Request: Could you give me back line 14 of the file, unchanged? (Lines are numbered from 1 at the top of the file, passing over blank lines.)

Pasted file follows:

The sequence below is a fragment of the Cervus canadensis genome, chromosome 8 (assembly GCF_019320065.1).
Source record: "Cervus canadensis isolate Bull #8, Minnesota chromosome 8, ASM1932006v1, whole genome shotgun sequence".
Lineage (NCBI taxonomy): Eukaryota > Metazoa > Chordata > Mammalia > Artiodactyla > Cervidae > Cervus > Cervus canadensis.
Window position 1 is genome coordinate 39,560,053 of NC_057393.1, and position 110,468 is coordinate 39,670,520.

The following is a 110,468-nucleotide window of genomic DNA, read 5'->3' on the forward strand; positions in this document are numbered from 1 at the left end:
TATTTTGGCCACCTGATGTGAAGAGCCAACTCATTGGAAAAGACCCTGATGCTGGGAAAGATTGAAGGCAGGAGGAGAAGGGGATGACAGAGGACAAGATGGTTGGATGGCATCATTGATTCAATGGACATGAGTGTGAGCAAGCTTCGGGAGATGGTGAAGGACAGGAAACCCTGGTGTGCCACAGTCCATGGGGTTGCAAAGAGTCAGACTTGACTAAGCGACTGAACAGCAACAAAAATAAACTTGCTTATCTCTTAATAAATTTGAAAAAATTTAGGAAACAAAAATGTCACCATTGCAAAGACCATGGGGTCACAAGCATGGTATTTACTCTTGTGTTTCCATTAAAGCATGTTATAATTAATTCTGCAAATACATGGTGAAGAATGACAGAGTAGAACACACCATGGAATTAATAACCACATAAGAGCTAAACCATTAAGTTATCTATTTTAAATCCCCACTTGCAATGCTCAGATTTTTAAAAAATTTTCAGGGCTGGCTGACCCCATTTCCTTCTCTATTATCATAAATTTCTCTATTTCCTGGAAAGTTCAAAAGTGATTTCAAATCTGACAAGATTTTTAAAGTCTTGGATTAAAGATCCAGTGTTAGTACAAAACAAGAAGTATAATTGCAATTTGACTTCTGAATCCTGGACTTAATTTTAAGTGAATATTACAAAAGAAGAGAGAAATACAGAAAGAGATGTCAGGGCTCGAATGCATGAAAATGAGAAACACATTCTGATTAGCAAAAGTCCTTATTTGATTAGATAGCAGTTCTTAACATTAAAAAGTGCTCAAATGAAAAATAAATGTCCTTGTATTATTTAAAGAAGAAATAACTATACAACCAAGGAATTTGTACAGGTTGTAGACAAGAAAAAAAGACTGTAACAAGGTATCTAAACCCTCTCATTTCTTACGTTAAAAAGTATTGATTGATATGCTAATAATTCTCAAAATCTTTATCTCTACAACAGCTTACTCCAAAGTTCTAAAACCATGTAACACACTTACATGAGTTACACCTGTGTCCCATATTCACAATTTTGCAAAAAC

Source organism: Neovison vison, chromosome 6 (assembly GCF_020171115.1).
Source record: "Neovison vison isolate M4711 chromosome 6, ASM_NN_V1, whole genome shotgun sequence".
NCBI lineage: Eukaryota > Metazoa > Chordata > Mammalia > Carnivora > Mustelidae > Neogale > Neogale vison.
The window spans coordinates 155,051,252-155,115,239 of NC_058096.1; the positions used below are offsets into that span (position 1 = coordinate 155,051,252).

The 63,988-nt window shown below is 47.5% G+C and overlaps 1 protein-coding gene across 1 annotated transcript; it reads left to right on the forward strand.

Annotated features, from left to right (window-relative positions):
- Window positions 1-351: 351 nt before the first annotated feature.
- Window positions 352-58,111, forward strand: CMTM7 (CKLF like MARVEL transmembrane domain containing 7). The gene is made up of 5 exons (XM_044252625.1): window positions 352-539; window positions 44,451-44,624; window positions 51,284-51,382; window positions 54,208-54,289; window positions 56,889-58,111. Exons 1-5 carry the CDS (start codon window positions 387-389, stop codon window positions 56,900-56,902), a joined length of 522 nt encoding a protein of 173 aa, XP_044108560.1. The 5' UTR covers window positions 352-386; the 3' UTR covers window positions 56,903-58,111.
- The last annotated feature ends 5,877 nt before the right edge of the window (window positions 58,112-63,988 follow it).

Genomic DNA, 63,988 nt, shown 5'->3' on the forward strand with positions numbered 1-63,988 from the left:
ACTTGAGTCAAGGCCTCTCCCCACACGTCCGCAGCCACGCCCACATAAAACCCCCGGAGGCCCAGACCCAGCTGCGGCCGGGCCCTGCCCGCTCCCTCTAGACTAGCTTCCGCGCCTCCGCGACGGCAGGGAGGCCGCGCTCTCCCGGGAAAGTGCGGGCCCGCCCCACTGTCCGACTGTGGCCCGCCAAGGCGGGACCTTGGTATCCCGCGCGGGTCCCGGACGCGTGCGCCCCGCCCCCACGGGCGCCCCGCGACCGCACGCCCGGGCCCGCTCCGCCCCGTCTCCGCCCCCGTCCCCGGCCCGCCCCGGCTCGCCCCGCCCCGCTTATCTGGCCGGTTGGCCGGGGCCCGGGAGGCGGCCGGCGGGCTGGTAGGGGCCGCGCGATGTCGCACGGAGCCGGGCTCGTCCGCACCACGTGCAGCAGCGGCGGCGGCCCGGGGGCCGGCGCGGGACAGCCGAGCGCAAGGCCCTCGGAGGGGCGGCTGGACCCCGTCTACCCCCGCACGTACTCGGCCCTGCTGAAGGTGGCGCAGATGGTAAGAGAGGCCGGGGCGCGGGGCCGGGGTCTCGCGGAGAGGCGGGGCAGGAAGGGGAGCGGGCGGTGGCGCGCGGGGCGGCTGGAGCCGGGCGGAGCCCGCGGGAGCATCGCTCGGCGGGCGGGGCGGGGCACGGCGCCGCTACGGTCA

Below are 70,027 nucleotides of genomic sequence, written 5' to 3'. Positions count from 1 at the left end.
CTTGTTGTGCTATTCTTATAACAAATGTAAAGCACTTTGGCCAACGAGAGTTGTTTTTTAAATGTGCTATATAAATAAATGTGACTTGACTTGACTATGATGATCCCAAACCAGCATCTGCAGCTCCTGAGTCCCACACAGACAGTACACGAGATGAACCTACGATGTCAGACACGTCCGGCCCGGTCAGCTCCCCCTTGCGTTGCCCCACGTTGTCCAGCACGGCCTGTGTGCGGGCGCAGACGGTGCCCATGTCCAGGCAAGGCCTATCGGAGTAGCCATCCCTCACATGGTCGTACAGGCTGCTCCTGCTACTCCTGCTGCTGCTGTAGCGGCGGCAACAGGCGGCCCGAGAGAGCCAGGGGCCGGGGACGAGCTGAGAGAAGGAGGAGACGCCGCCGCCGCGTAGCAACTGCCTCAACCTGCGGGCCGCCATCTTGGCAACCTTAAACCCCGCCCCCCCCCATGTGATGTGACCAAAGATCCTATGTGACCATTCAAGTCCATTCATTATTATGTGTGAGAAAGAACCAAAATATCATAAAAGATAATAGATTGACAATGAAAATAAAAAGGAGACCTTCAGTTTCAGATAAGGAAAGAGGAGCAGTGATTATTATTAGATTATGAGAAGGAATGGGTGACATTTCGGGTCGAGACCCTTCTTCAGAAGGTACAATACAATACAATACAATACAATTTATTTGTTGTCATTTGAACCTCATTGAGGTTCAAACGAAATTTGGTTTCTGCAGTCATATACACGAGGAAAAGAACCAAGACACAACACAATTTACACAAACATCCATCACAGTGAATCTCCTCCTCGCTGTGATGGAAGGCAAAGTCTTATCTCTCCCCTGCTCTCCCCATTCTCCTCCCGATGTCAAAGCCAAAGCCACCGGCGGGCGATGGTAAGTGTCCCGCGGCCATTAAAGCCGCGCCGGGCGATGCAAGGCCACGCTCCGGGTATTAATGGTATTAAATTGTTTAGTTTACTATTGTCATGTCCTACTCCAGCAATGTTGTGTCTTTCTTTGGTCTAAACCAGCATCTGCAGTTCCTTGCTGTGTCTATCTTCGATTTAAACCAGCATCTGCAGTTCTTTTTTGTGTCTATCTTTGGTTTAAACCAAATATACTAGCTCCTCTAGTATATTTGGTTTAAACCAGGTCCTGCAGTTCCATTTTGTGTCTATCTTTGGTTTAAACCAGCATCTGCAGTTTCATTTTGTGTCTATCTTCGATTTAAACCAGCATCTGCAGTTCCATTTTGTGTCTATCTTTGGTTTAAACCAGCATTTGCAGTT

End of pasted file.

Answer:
- Window positions 352-58,111, forward strand: CMTM7 (CKLF like MARVEL transmembrane domain containing 7). The gene is made up of 5 exons (XM_044252625.1): window positions 352-539; window positions 44,451-44,624; window positions 51,284-51,382; window positions 54,208-54,289; window positions 56,889-58,111. Exons 1-5 carry the CDS (start codon window positions 387-389, stop codon window positions 56,900-56,902), a joined length of 522 nt encoding a protein of 173 aa, XP_044108560.1. The 5' UTR covers window positions 352-386; the 3' UTR covers window positions 56,903-58,111.